Michael Andretti McLaren
After an absence of 38 years, McLaren is to return to the Indianapolis 500 next month, using Honda engines.
On May 28th 2017 McLaren will enter a single car in the 101st Indianapolis 500, powered by Honda. The car will be run by the Andretti Autosport team, headed by founder, owner and Chief Executive Officer Michael Andretti, a former IndyCar champion who raced in Formula 1 for McLaren alongside the legendary Ayrton Senna for a single season (1993) and is the son of three-time IndyCar champion and one-time Formula 1 champion Mario Andretti.
The McLaren-Honda-Andretti entry, a Dallara DW12 chassis as used by all IndyCar teams, will be driven by current McLaren-Honda Formula 1 driver Fernando Alonso, who has started 275 Grands Prix, has won 32 of those races, has become Formula 1 world champion twice, and has been Formula 1 runner-up three times.
Its engine will be a Honda 2.2-litre twin-turbo V6, limited by IndyCar regulations to 12, 000rpm.
Since the Indianapolis 500 will take place on May 28th, the same day as the Monaco Grand Prix, Fernando will not race at Monaco this year. The Indianapolis 500 will be the only 2017 IndyCar race in which Fernando will compete, however, and the Monaco Grand Prix will therefore be the only 2017 Formula 1 race in which he will not compete.
In due course McLaren-Honda will announce the identity of the driver who will race Fernando’s car at Monaco.
“I’m immensely excited that I’ll be racing in this year’s Indy 500, with McLaren, Honda and Andretti Autosport.
“The Indy 500 is one of the most famous races on the global motorsport calendar, rivalled only by the Le Mans 24 Hours and the Monaco Grand Prix [which Fernando has won twice, one of those victories at the wheel of a McLaren (in 2007)], and it’s of course a regret of mine that I won’t be able to race at Monaco this year. But Monaco will be the only 2017 Grand Prix I’ll be missing, and I’ll be back in the cockpit of the McLaren-Honda MCL32 for the Canadian Grand Prix in Montreal in early June.
“I’ve never raced an IndyCar car before, and neither have I ever driven on a super-speedway, but I’m confident that I’ll get to grips with it fast. I’ve watched a lot of IndyCar action on TV and online, and it’s clear that great precision is required to race in close proximity with other cars on the far side of 220mph [354km/h]. I realise I’ll be on a steep learning curve, but I’ll be flying to Indianapolis from Barcelona immediately after the Spanish Grand Prix, practising our McLaren-Honda-Andretti car at Indy from May 15th onwards, hopefully clocking up a large number of miles every day, and I know how good the Andretti Autosport guys are. I’ll be proud to race with them, and I intend to mine their knowledge and expertise for as much info as I possibly can.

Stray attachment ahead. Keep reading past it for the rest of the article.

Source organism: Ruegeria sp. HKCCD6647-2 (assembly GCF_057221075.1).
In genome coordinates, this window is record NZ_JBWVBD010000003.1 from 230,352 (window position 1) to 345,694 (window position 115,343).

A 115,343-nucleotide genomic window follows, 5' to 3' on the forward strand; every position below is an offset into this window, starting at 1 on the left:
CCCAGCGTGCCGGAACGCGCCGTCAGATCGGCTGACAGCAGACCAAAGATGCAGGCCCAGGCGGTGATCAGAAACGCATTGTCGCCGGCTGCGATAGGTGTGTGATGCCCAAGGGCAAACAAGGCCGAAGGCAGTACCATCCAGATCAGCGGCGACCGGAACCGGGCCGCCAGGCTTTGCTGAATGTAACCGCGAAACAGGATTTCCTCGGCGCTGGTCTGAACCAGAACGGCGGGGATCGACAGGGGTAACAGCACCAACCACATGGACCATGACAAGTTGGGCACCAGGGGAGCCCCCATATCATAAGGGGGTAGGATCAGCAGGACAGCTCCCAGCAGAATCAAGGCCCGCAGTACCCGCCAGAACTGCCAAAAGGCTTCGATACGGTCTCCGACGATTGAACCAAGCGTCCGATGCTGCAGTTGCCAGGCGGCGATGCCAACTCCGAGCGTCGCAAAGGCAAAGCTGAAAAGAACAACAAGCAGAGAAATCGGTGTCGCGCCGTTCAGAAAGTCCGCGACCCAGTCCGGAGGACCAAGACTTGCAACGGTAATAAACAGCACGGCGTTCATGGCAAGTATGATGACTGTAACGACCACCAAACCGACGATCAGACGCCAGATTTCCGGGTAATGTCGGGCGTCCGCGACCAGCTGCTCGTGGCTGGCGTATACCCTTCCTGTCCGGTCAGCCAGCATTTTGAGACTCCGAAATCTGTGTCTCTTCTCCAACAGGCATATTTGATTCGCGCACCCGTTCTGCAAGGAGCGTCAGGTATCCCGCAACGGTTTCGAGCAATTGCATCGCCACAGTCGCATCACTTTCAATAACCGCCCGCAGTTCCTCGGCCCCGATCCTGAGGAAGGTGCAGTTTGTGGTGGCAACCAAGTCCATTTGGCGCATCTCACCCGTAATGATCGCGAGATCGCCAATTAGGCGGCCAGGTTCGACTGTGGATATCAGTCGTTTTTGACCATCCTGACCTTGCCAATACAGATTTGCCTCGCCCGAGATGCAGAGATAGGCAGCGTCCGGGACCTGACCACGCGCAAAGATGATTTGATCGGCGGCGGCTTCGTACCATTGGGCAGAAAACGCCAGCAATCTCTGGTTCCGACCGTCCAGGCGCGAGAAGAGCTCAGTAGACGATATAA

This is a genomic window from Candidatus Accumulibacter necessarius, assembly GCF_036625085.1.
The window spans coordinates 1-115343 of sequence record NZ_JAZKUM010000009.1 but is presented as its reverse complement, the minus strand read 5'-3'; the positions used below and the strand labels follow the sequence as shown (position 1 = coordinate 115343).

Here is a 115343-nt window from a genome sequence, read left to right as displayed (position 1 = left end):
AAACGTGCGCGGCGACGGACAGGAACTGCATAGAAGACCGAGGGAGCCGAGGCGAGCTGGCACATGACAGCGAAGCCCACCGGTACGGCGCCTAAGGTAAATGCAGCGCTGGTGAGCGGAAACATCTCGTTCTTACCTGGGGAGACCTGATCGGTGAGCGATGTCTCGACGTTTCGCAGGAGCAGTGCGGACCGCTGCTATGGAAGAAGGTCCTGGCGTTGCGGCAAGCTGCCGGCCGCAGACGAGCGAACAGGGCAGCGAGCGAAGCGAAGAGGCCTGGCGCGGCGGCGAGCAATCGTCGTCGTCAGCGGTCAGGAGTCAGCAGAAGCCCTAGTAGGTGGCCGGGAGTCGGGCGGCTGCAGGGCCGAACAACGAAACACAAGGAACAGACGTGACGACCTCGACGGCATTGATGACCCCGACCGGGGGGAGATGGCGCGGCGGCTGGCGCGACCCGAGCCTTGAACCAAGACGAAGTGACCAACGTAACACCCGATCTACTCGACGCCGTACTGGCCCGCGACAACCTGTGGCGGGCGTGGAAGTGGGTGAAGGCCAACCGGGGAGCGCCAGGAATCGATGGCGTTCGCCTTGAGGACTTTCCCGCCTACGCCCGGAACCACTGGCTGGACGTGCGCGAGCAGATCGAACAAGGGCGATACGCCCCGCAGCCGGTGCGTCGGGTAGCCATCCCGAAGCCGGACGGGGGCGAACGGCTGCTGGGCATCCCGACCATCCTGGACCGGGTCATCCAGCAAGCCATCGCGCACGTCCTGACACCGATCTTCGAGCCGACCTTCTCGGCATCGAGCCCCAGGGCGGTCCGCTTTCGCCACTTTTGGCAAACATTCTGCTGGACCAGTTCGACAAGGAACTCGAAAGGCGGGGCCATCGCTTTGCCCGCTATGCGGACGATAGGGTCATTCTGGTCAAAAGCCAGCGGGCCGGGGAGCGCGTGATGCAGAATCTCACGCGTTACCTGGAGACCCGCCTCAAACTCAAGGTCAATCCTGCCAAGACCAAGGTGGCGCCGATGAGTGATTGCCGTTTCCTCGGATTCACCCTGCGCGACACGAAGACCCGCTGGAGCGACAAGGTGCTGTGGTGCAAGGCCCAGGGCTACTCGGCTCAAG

“I’ve won the Monaco Grand Prix twice, and it’s one of my ambitions to win the Triple Crown [the Monaco Grand Prix, the Indianapolis 500 and the Le Mans 24 Hours], which has been achieved by only one driver in the history of motorsport: Graham Hill. It’s a tough challenge, but I’m up for it. I don’t know when I’m going to race at Le Mans, but one day I intend to. I’m only 35: I’ve got plenty of time for that.”
Zak Brown (Executive Director, McLaren Technology Group):
“As an American, albeit one who fell in love with Formula 1 at a very young age, I’ve always regarded the Indy 500 as a fantastic motor race.
“For that reason I’m particularly delighted to have been able to bring McLaren back to Indianapolis in my very first year as McLaren’s Executive Director. Michael [Andretti] is an old friend of mine, and a man I respect enormously, and his Andretti Autosport organisation is one of the best in the business. Michael is a winner – indeed his team won the Indy 500 last year with Alexander Rossi, who will be one of Fernando’s team-mates at Indy next month – and I couldn’t be happier that Fernando will be making his IndyCar debut in one of Michael’s cars.